Generic stereotypes are objectionable sentences like ‘Muslims are terrorists’ and ‘Black people are lazy.’ Compared to explicitly quantified stereotypes such as ‘Most Muslims are terrorists,’ there appears to be something especially offensive about the generically formulated ones. The goal of this project is to explain why generic stereotypes are so offensive and to use this explanation as a guide in combatting them more efficiently.
In my work on generic stereotypes, I have argued that the truth-conditions of generics are unspecified with respect to the type of generic relation that exists between a kind and a property. There are three types of relations based on which a generic sentence can be true (i.e., probabilistic, causal, functional) and a generic sentence simply says that at least one of these exists between a kind and property, without specifying which one(s). The sentence ‘Muslims are terrorists,’ for instance, says that a (suitable) probabilistic, causal, or functional relation exists between the kind Muslim and the property of being a terrorist, but does not specify which one(s). This non-specificty explains why generically formulated stereotypes are so difficult to respond to in a conversation. When one responds to an utterance of a generic stereotype by arguing that one of the three relations does not exist, the original speaker can simply dismiss the objection and continue to uphold the truth of the stereotype based on a different available interpretation.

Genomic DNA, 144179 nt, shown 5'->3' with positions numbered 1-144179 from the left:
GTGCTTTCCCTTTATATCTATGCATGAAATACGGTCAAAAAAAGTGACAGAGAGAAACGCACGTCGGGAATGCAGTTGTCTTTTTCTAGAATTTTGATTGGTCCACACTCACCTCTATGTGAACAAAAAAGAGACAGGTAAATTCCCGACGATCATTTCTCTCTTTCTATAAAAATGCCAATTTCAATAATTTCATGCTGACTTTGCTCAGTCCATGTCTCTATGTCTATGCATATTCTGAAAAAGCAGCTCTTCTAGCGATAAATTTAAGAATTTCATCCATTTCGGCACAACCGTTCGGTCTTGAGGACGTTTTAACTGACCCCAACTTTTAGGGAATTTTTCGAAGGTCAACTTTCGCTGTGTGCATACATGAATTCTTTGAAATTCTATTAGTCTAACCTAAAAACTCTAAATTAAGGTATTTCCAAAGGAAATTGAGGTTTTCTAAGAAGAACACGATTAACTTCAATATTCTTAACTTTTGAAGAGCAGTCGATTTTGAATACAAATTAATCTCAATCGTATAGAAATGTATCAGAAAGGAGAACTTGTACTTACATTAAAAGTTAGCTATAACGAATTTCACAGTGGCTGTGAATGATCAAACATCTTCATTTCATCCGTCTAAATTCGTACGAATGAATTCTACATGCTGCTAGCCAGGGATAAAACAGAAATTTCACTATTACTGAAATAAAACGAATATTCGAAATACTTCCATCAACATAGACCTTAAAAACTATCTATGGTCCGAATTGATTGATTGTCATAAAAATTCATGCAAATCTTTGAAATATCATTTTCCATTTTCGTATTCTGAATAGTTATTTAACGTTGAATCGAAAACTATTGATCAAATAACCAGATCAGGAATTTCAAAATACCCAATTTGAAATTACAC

Their non-specificity explains why it is difficult to provide a successful rebuttal against a generic stereotype, but does not yet explain why they strike us as particularly offensive. In my work, I have further argued that despite their non-specific semantic concent, uttering a generic stereotype by default implicates the existence of several generic relations. Someone who says that ‘Muslims are terrorists,’ for example, by defaul implicates that there is both a probabilistic and a causal relation between the kind Muslim and the property of being a terrorist. Unfortunately, the same pragmatic mechanism that makes an innocuous generic like ‘Tigers are striped’ such an efficient way of communicating a strong message, also allows a speaker of a generic stereotype to convey a very strong and prejudiced message. Because this message is implicated, furthermore, someone who utters ‘Muslims are terrorist’ can always deny that they wanted to convey its strongest interpretation, merely committing themselves to a weaker (but still offensive) interpretation of their sentence. Their strong but deniable meaning, I have argued, explains why generically formulated stereotypes are especially pernicious and offensive.